|Panasonic GM5« »||3.9 in||2.4 in||1.4 in||7.4 oz||220||n||Sep 2014||749||-||Panasonic GM5|
|Panasonic GM1« »||3.9 in||2.2 in||1.2 in||7.2 oz||230||n||Oct 2013||749||-||Panasonic GM1|
|Pentax 645D« »||6.1 in||4.6 in||4.7 in||52.2 oz||800||Y||Mar 2010||9,995||-||Pentax 645D|
|Ricoh GR II« »||4.6 in||2.5 in||1.4 in||8.9 oz||320||n||Jun 2015||699||Ricoh GR II|
|Sony RX100 II« »||4.0 in||2.3 in||1.5 in||9.9 oz||350||n||Jun 2013||749||-||Sony RX100 II|
|Note: Measurements and pricing do not include easily detachable parts, such as interchangeable lenses or optional viewfinders.|
Any camera decision will naturally be influenced heavily by the price. The listed launch prices provide an indication of the market segment that the manufacturer of the cameras have been targeting. The GR was launched at a lower price than the S2, despite having a lens built in. Normally, street prices remain initially close to the MSRP, but after a couple of months, the first discounts appear. Later in the product cycle and, in particular, when the replacement model is about to appear, further discounting and stock clearance sales often push the camera price considerably down.
The size of the imaging sensor is a crucial determinant of image quality. A large sensor will tend to have larger individual pixels that provide better low-light sensitivity, wider dynamic range, and richer color-depth than smaller pixel-units in a sensor of the same technological generation. Moreover, a large sensor camera will give the photographer more control over depth-of-field in the image and, thus, the ability to better isolate a subject from the background. On the downside, larger sensors are more costly to manufacture and tend to lead to bigger and heavier cameras and lenses.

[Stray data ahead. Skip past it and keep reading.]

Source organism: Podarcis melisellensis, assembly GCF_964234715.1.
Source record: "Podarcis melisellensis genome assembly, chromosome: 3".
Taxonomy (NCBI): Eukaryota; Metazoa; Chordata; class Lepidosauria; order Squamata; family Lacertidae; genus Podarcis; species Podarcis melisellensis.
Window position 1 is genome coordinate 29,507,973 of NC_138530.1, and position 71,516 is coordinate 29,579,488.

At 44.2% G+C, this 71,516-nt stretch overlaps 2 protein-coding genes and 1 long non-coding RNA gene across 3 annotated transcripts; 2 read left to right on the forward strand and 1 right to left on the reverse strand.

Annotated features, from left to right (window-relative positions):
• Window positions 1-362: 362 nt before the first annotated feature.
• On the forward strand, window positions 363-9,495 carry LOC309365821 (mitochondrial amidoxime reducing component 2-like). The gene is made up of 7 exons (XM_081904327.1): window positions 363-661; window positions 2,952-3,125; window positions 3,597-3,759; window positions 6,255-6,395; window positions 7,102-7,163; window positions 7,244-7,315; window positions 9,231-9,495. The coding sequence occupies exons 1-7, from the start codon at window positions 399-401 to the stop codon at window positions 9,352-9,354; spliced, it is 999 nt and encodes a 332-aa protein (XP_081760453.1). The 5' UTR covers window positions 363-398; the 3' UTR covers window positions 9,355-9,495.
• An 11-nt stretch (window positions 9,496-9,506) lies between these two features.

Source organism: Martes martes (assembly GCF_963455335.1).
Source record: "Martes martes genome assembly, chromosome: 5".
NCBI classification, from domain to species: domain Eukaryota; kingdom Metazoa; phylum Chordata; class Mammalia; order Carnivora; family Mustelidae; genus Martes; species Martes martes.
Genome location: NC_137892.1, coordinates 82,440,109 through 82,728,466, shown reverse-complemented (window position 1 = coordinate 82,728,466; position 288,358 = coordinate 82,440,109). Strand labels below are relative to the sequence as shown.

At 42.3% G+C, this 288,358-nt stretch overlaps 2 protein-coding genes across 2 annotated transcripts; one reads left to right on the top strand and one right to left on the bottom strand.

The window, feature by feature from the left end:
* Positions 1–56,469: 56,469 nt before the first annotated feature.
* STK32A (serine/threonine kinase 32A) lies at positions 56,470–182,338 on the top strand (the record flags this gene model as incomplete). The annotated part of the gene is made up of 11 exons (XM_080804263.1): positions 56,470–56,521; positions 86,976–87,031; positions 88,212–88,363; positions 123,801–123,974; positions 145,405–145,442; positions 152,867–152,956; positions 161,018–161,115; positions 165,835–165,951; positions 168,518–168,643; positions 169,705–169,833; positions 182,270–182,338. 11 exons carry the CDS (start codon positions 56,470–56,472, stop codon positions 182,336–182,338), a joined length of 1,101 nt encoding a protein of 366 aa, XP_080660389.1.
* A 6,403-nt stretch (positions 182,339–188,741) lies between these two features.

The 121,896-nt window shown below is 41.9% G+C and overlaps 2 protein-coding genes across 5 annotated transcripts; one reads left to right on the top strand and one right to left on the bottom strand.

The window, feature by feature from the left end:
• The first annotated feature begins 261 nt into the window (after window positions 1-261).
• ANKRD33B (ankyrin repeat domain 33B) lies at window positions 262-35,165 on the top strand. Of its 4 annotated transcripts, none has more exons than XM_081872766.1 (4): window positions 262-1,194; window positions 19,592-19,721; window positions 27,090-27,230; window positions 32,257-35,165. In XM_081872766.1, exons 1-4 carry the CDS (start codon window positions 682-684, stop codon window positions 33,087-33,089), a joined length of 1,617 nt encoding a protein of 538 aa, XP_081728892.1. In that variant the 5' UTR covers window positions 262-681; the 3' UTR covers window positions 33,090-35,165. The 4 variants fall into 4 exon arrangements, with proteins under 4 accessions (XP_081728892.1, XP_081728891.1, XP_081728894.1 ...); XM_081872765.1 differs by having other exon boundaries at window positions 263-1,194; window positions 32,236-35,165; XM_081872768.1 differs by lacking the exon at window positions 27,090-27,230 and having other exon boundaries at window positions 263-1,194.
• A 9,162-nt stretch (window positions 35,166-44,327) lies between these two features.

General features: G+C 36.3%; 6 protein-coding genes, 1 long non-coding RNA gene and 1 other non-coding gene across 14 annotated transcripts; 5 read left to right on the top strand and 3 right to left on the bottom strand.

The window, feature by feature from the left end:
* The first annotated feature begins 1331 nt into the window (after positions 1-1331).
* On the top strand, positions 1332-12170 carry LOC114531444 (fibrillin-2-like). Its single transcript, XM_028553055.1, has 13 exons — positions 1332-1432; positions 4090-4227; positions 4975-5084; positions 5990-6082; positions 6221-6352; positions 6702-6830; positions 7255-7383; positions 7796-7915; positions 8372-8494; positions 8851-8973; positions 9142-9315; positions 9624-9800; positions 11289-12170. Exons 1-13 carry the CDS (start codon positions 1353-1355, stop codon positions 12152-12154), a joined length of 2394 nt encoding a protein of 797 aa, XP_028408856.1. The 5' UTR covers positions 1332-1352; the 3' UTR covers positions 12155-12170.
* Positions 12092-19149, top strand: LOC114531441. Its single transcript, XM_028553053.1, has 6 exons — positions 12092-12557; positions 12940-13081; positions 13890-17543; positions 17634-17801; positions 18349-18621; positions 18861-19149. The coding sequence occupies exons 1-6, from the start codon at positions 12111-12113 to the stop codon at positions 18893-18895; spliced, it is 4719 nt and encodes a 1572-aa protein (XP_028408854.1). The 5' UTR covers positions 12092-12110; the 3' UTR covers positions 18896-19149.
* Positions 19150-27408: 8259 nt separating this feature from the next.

Of the two cameras under consideration, the Leica S2 features a medium format sensor and the Ricoh GR an APS-C sensor. The sensor area in the GR is 73 percent smaller. As a result of these sensor size differences, the cameras have a format factor of, respectively, 0.8 and 1.5. Both cameras have a native aspect ratio (sensor width to sensor height) of 3:2.
With 37.5MP, the S2 offers a higher resolution than the GR (16.1MP), but the S2 nevertheless has larger individual pixels (pixel pitch of 6.00μm versus 4.79μm for the GR) due to its larger sensor. However, the GR is a much more recent model (by 4 years and 6 months) than the S2, and its sensor will have benefitted from technological advances during this time that further enhance the light gathering capacity of its pixels. Coming back to sensor resolution, it should be mentioned that neither of the two cameras has an anti-alias filter installed, so they are able to capture all the detail the sensor resolves.
The resolution advantage of the Leica S2 implies greater flexibility for cropping images or the possibility to print larger pictures. The maximum print size of the S2 for good quality output (200 dots per inch) amounts to 37.5 x 25 inch or 95.3 x 63.5 cm, for very good quality (250 dpi) 30 x 20 inch or 76.2 x 50.8 cm, and for excellent quality (300 dpi) 25 x 16.7 inch or 63.5 x 42.3 cm. The corresponding values for the Ricoh GR are 24.6 x 16.3 inch or 62.6 x 41.5 cm for good quality, 19.7 x 13.1 inch or 50.1 x 33.2 cm for very good quality, and 16.4 x 10.9 inch or 41.7 x 27.6 cm for excellent quality prints.
The Leica S2 has a native sensitivity range from ISO 80 to ISO 1250. The corresponding ISO settings for the Ricoh GR are ISO 100 to ISO 25600 (no boost).
Since 2007, DXO Mark has published sensor performance measurements that have been derived using a consistent methodology. This service is based on lab testing and assigns an overall score to each camera sensor, as well as ratings for dynamic range ("DXO Landscape"), color depth ("DXO Portrait"), and low-light sensitivity ("DXO Sports"). The table below summarizes the physical sensor characteristics and sensor quality findings and compares them across a set of similar cameras.